A building project has many moving parts. Along with an architect, you will also need to hire a contractor. For some, this process can seem daunting—especially if you are taking on your first project and are unsure of your options.
We have guided countless clients through the process of hiring a contractor. In our experience, finding a trusted partner who works well with you and your architect leads to the most successful results.
In this article, you will learn about the top factors you should consider when you are hiring a contractor:
- Project delivery method
- Recommendations and references
By the end, you will better understand your options and the qualities you should look for when you meet with potential contractors.
Factors to Consider When Hiring a Contractor
1. Project Delivery Method
Choosing a project delivery method is one of the first steps in a building project. Your delivery method determines how you will hire a contractor and your chosen contractor’s role in the overall process.
If you use a design-bid-build method, you will go through a bidding process and select the lowest responsible bidder. Publicly funded projects, like schools or government facilities, are often required to go through a public bidding process, while private building owners can invite bidders.
Learn more about this method by reading our guide to bidding/negotiation.
If you use a design-build method, your architect and contractor work together under a single contract. Typically, your architect and contractor join forces before interviewing for a project.
Despite the range of options, most private building owners utilize a design-negotiate-build delivery method. With this method, you hire a contractor and architect separately, foregoing the bidding process. Depending on when you bring your contractor onboard, your architect may collaborate with them throughout the design process.
Depending on your delivery method, you can choose when to bring a contractor on board. Some private building owners hire a contractor before an architect. The contractor may provide a cost-per-square-foot estimate for the project, and the architect will design to those specifications. This method is known as contractor-led pricing.
Other building owners may prefer architect-led pricing. With this method, you will consult contractors and get rough estimates after your architect develops an initial schematic concept.
Some private building owners even use a bidding method. With this method, the building owner invites a select group of contractors to bid after the architect completes the contract documents.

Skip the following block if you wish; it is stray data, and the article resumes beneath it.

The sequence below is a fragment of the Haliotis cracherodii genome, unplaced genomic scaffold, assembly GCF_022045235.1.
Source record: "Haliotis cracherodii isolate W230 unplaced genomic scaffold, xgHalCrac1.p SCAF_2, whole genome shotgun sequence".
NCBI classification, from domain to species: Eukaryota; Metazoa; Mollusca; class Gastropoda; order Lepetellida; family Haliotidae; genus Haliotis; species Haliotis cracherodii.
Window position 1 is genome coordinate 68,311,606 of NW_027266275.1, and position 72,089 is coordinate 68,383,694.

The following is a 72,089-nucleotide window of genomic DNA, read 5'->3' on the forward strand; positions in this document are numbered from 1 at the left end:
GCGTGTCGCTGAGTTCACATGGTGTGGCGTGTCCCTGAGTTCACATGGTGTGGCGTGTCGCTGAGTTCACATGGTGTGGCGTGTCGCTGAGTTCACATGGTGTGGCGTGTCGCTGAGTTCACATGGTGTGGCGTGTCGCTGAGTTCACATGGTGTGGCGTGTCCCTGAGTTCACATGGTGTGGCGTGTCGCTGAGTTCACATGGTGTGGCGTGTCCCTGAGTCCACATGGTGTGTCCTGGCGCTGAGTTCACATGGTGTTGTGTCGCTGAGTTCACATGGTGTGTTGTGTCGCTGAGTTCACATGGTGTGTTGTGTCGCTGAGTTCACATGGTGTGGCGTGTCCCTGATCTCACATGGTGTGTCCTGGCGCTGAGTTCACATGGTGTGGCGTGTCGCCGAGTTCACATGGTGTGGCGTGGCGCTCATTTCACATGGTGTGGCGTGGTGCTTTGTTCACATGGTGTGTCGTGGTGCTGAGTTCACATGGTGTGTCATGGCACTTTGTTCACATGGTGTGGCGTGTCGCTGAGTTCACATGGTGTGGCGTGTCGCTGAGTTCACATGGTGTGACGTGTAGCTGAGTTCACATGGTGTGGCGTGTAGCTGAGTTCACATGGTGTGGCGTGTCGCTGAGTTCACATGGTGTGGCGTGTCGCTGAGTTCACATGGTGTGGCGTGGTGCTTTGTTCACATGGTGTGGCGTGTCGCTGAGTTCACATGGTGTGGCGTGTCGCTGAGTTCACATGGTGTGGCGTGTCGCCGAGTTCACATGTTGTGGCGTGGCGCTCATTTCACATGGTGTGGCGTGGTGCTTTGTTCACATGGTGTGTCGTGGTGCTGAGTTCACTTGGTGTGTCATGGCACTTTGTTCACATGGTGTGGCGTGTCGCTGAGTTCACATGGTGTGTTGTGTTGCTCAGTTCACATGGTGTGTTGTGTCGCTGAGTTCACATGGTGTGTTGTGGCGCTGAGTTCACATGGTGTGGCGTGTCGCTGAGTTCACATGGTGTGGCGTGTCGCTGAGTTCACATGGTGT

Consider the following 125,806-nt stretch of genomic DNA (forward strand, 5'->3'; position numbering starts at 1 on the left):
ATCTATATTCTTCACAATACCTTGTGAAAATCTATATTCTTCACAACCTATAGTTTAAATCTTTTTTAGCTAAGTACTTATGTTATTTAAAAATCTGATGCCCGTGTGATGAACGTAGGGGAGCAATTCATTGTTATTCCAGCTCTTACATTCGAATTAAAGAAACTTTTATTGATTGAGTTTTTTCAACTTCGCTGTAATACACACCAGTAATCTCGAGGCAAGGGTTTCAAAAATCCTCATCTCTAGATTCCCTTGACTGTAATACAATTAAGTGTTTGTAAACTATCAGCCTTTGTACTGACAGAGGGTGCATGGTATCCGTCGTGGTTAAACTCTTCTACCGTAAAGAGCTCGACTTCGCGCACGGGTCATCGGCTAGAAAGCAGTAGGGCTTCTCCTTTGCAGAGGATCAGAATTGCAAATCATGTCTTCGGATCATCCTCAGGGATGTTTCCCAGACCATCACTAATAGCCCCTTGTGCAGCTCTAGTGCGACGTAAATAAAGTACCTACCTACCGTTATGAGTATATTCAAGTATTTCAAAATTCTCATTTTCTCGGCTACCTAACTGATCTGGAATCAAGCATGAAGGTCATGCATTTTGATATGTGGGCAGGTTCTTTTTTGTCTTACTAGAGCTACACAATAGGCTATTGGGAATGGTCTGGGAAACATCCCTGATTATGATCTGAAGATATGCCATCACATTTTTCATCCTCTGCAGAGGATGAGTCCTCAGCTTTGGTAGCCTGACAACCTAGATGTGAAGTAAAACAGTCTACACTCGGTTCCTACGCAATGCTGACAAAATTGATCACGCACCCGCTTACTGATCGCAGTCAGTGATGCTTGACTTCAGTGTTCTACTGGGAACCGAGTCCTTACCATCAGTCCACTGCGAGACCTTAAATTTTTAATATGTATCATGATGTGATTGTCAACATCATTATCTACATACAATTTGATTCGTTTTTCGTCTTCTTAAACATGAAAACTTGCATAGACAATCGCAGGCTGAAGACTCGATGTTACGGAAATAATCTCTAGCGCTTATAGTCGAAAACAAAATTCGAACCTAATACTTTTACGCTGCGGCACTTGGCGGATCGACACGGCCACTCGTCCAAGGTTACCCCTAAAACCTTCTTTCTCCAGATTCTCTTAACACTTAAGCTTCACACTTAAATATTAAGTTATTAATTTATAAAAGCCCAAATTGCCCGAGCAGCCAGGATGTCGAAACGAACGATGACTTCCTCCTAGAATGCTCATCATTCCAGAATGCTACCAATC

This is a good option for those who want a competitive process but want some control over the contractors that participate.
Generally, we recommend hiring a contractor sooner rather than later. While bidding allows for competition, it may not create the most synergistic relationship between all parties. When contractors join the project early, they can collaborate with your architect on material selections and price estimates, creating a more aligned partnership.
3. Recommendations and References
When hiring a contractor, ask for recommendations and references. Your architect can provide you with a list of contractors that fit the scale of your project. Based on these recommendations, you can either hire a contractor outright or select a group to interview.
Along with your architect’s recommendation, you should get references from other building owners. A contractor relationship can be long-lasting, so make sure you hire someone with a sound reputation.
In addition to references, ask potential contractors about their insurance. Builder’s risk insurance protects you if any property-damaging accidents occur during construction. If your contractor is not properly insured, you may be liable for the damage.
Generally, the contractor purchases the policy and lists the building owner as an additional insured. Some building owners, however, choose to purchase the policy.
Regardless, discuss insurance when you meet with contractors. If the contractor purchases the policy, ask for a certificate of insurance and verify the coverage. It is always a good idea to cover your bases.
Take your time hiring a contractor. There is no need to make an immediate decision. Instead, carefully assess your options and find someone you can trust.
Building projects can be long and complicated, so it’s important to establish trust with all involved parties. A strong partnership between you, your architect, and your contractor leads to the best results.
Learn More About the Construction Process
Hiring the right contractor is just as important as hiring the right architect. When you start the hiring process, consider your project delivery method, when you want to bring the contractor on board, and the contractor’s reputation and insurance coverage.
If you are taking on your first project, fear not. Your architect can provide recommendations and guide you through the hiring process.
As your project heads into construction, your architect will continue to act as your advocate and guide. Learn more by reading about your architect’s role in the construction process.